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It's All Allowed: Or What Adrian Howells Means to Me

12/07/2016 09:31 | Updated 12 July 2016

In 2014 I sat with a funding application for a tour in front of me, the week before a panel was due to decide whether or not to fund it. News had just come in that one of the collaborators named in the application had died. Did the artists want to continue with the application?

They went ahead and the tour of Dancer - a performance by Ian Johnston and Gary Gardiner - was supported by Unlimited. Adrian Howells was a collaborator on the original production, made possible through a collaboration between the Arches and Touchbase, Sense Scotland. Dancer lives on, gaining a four-star review from Lyn Gardner in the Guardian for being "such a lovely piece of work: simple, generous-spirited, vulnerable and entirely without side." It has toured repeatedly in Scotland, and also to Cardiff, London, Birmingham and Berlin and has recently been chosen as part of the Made in Scotland showcase for 2016's Edinburgh Fringe Festival.

Adrian lives on too - through the body of work he created, those he inspired and the connections he made around the world. And now for a new generation of people who never had the privilege to engage directly with him, a publication has been released providing new insights into his process and practice - It's All Allowed: The Performances of Adrian Howells, part of Intellect Live which is a collaboration between Intellect Books and Live Art Development Agency. The publication is a not just equally fascinating and important; for those wanting to engage in acts of intimate performance, it's possibly the most comprehensive reference book available.

So who was Adrian Howells? A performance maker with exquisite (and often annoying) attention to detail? A pioneer of 1-1 and intimate performance? His alter ego Adrianne? A gay man who struggled with depression and placed both repeatedly into his work? An artist creating works focused on holistic acceptance, reducing shame and guilt for those they touched? A man who blurred boundaries and took repeated risks? A man obsessed with feeling failure? An artist nuanced in exploring discomfort and creating comfort? A virtuoso at performing intimacy? Of course, he was all, and more. It's all allowed.

It's heavy - physically too heavy to take with me on the train. Some bits made me cry, some bits challenged me with the complexity of their thought processes, the vast majority fascinated me. I was repeatedly moved, bored, stirred, enlightened and more. As I read, the thing that struck me most was how we need this collection of essays, opinions, perspectives. Those of us who admired his work in one area want to know more about the other spheres in which he operated, those entering the intense arena of intimate performance need his experience and wisdom to guide them.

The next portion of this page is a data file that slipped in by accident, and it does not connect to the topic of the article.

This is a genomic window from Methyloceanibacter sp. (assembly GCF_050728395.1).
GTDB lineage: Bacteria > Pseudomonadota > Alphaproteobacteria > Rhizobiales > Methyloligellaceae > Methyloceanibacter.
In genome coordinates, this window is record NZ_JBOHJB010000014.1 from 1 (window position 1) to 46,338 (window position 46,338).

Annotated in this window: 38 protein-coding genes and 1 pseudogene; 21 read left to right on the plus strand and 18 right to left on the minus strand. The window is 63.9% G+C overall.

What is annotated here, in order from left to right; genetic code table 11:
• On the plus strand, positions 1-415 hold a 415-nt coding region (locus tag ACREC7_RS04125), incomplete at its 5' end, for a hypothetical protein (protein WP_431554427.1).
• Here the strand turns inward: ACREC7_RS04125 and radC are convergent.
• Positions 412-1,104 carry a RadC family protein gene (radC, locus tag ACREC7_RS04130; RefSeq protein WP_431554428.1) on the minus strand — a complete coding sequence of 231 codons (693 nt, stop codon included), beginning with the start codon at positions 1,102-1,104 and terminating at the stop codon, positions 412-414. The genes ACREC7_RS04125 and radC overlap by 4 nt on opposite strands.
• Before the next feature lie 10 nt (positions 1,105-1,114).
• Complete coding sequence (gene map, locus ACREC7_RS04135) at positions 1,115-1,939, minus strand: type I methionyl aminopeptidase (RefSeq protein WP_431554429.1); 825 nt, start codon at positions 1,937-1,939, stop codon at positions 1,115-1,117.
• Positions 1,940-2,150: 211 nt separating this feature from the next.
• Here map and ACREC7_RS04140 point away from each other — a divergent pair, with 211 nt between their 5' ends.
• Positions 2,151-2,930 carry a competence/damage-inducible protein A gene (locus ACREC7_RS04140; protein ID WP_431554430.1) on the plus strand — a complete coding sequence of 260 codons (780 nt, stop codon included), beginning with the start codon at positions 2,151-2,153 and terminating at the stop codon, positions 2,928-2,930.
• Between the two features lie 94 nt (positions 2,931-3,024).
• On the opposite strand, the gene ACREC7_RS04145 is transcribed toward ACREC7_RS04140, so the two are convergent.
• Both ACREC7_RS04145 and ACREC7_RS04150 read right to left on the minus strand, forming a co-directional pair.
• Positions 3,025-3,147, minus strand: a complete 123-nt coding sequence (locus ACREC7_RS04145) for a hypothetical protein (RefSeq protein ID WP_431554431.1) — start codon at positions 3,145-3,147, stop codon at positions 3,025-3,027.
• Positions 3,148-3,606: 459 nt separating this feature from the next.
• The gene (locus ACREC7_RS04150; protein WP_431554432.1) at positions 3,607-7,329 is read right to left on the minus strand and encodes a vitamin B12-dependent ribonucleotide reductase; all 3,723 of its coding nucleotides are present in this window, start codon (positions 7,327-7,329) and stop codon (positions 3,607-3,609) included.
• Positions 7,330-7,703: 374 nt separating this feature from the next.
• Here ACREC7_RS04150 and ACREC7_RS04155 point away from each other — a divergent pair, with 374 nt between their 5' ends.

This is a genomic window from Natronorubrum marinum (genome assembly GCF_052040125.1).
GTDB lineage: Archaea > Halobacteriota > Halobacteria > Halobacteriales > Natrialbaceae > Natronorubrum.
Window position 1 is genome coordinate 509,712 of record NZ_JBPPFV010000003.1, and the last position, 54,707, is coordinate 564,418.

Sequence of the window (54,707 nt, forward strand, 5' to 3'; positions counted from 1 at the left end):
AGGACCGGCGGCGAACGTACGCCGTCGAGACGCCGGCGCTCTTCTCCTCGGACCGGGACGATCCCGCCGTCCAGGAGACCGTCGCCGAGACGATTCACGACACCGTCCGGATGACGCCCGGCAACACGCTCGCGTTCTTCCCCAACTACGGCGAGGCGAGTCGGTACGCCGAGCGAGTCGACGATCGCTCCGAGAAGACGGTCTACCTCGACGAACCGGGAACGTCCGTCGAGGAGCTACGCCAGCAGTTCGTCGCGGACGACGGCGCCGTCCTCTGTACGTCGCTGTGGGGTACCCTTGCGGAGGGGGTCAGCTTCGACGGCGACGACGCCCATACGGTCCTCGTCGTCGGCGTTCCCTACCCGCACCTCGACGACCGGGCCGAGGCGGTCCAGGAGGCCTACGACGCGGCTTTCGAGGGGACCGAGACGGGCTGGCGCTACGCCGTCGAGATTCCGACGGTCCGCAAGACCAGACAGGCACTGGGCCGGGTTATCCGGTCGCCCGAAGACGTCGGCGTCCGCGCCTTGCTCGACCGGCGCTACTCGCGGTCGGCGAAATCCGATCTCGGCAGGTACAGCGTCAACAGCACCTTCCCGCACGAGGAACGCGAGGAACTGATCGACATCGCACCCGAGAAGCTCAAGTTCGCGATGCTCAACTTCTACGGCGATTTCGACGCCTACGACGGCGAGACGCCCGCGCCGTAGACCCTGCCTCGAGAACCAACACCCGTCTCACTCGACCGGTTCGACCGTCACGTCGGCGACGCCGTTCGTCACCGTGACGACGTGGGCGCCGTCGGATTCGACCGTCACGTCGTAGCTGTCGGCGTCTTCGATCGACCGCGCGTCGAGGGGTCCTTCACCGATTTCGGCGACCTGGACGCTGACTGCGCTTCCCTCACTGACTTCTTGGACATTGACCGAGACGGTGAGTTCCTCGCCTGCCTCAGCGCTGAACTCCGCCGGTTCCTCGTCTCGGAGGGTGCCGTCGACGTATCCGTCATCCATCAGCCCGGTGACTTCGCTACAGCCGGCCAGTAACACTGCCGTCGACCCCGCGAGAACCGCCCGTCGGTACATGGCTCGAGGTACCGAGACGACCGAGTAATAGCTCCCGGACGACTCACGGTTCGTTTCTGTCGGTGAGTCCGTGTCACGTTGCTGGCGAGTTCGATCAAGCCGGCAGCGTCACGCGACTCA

I was particularly struck by the notion of 'accelerated intimacy', the culmination of carefully selected movements, spaces, structures and processes found within his work that enabled participants to surrender to the work and unburden themselves within in. The care with which this was created (by all members of his teams) was exquisite - from the documents framing participation, to the relations he established with everyone in the venues in which he performed.

I loved Stephen Greer's essay on What Money Can't Buy: The Economies of Adrian Howells, looking through boxes and files of uncatalogued papers to see what can be uncovered and what forever will remain hidden. I read Dominic Johnson's interview Held and used up a box of tissues, an unsettling feeling descending on me for days afterwards whilst I reached out to artists I know who might need support, conversation or just to know they are important to someone. Tea and Footprints, by Luzy Gaizely, Gary Gardiner and Ian Johnston made me smile - an easy conversation by people I know. I learnt masses from Helen Iball (Towards an Ethics of Intimate Audiences) and Robert Walton (The Pedagogy of Adrian Howells) on how to care for both performer and audience in such work.

And the images; there is extensive photographic documentation within the publication, intrinsic in a way I was not expecting. Adrian stares at me, is resting, is laughing, is reflective, is always performing. The work he created is shown in its true colours - vibrant, challenging, provocative and real. Without the images it would be easy to get caught up in the myth of the man. They ground us, bring us back down to what Adrian was (what all of us are) - complex, contradictory, human.

There is a line in Jennifer Doyle's reflection Distance Relation: On Being with Adrian where she reflects on 'the challenge of being, the difficulty of being present to others, and the limits of words'. Adrian's work occurred both with and without words, often dependant on the desire of the audience as much as the structure of the work he created. This publication takes on the challenge of communicating Adrian to new audiences, and whilst no words can ever sum up any human and their contribution to the world, for now it is enough.

It's All Allowed: The Performances of Adrian Howells is available from http://www.thisisunbound.co.uk/products/its-all-allowed-the-performances-of-adrian-howells

There is a book launch on 18th July at LADA for this publication: http://www.thisisliveart.co.uk/whats-on/its-all-allowed-the-performances-of-adrian-howells-lada-screens-book-launch/

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